Post ID#20425 - replied 2/11/2014 4:16 AM



rkeyo

Moderator
Sweet!

Post ID#20426 - replied 2/11/2014 5:24 AM



Dwarmour

That is cool, I can't tell exactly but the blade looks like it has some retouch on the lateral margins of the ventral.  The uniface is sweet.  Is it showing some hafting wear?  Both look like they may have been expedient pieces though as they both seem to have been made from flake blanks with minor retouch and not more formalized pieces.

Post ID#20427 - replied 2/11/2014 12:26 PM



Charlie Hatchett

I agree with respect to the blade: denticulated along the lateral margins. I'm not sure if the flute-like notch on the left side was for hafting...? I believe the dark specimen is an endscraper:

http://www.ele.net/pes/pesintro.htm

http://www.ele.net/pes/discript.htm

http://www.ele.net/pes/lifecycl.htm

http://www.ele.net/pes/pes_wear.htm

http://www.ele.net/pes/pes_haft.htm

Post ID#20428 - replied 2/11/2014 12:36 PM



Charlie Hatchett

Post ID#20429 - replied 2/11/2014 1:22 PM



Dwarmour

oh sorry. . . charlie :-) ,  I was referring to the end scraper when i said uniface.  It looked like the elongated end coming off of the bit would have been hafted but it could have been just the angle its sitting on due to the flake scarring on the dorsal.  That segment on the left dorsal side of the blade just looks like a previous flake scar, but I could be wrong.

Post ID#20430 - replied 2/12/2014 5:07 AM



rkeyo

Moderator
The scraper appears to be more than just an expedient tool. The flake it's made on was appently chosen for its initial shape - round end with a flake scar down the back, adding strength, tapered, and flat. an interesting study would be to look at high magnification use wear/polishes and see if there is a correlation between use and scraper shape. There are a number of types/forms that recur, but what they were actually used for is rarely discussed in any detail. Make a great master's topic. BTW Charlie, nice clean hands and fingernails!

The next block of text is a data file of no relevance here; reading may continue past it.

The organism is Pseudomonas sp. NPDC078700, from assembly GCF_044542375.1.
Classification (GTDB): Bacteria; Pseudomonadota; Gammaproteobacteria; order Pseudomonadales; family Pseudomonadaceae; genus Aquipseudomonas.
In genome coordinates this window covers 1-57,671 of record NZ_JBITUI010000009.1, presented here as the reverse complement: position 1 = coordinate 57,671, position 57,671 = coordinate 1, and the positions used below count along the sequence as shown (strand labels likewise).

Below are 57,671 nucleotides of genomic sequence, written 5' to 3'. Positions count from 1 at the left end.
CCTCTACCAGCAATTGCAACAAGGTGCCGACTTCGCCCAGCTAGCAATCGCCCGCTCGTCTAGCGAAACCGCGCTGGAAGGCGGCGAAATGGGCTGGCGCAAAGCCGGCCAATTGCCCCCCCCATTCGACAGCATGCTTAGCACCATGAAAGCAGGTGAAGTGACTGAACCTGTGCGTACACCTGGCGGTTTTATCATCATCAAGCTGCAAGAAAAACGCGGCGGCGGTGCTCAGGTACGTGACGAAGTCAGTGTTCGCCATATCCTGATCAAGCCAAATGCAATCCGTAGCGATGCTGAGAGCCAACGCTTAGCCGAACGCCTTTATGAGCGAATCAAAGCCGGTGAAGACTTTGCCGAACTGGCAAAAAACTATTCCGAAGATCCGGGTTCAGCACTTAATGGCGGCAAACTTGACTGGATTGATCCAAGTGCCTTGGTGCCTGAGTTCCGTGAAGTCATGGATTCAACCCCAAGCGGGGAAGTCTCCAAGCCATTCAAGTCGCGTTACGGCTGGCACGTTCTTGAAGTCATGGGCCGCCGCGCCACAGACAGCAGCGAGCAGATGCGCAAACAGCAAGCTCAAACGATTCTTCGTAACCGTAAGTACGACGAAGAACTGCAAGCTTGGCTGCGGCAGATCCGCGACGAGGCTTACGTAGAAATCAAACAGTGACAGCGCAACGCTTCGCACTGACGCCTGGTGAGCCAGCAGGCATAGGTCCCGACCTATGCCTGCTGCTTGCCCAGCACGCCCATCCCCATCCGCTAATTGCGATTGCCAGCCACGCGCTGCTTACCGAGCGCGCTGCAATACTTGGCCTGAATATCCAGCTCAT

Post ID#20432 - replied 2/12/2014 6:52 PM



Charlie Hatchett

"...oh sorry. . . charlie :-) ..."

:-)~ 


"...I was referring to the end scraper when i said uniface.  It looked like the elongated end coming off of the bit would have been hafted but it could have been just the angle its sitting on due to the flake scarring on the dorsal.  That segment on the left dorsal side of the blade just looks like a previous flake scar, but I could be wrong..."

Yeah, it's pretty short (first distally pointed specimen). Guess it wouldn't have provided much area to aid in hafting. The similar, but more narrow, distally pointed blade below the original post has a longer "flute-like" scar. Seems that "could have" aided in hafting.

As far as I know these blades were knocked off prepared cores like these:

http://tinyurl.com/k85ckzp

Post ID#20433 - replied 2/12/2014 7:20 PM



Charlie Hatchett

BTW Charlie, nice clean hands and fingernails!

My wife does all the dirty work: I just take the images...and credit! ;-)


The scraper appears to be more than just an expedient tool. The flake it's made on was apparently chosen for its initial shape - round end with a flake scar down the back, adding strength, tapered, and flat. an interesting study would be to look at high magnification use wear/polishes and see if there is a correlation between use and scraper shape. There are a number of types/forms that recur, but what they were actually used for is rarely discussed in any detail. Make a great master's topic

True...true: Wide open for a juicy thesis.

In person there is longitudinally oriented macro wear visible on the distal end of the ventral face. If you blow up the image, some is apparent toward the right margin, right before the distal end of the ventral face begins to thin into a "stem".

Post ID#20453 - replied 3/12/2014 6:57 PM



unearth1979

Nice prehistoric blades,im sure the all are flat on 1 side,thoses my friends are alot older than Clovis ,im sure your wife is finding them on the west side of interstate 35 between salado and Austin area ,i go to srar ranch in florance,tx a pay dig ranch owned by craig hiles ,a great place to find big flint prehistoric blades and stone tools ,they used that area as a flint query back then,most would say there preforms are bifaces,no they where all used for something i promise ,native Americans then would occupie there camp ,and work all the prehistoric blades down to smaller prettier points ,no sharper though ,the prehistoric blades are very sharp had to be to cut threw the huge pray they cleaned ,lol back then they they didn't try to make pretty points to impress the woman

Post ID#20538 - replied 7/24/2014 11:31 AM



uniface

Nice stuff, Charlie.

I don't see the second one as an endsraper though. It may have been used as one on an ad hoc basis ("expedient tool" is a silly term -- it was expedient for them to do everything they ever did) but the distal end isn't thick enough to make a decent one ; it tapers down to a knife edge, in fact.

Looks like it's off a bipolar core . . . not missionary position Clovis strategy although further east, Middle & Late Paleo commonly used it.

FWIW (assuming anything).

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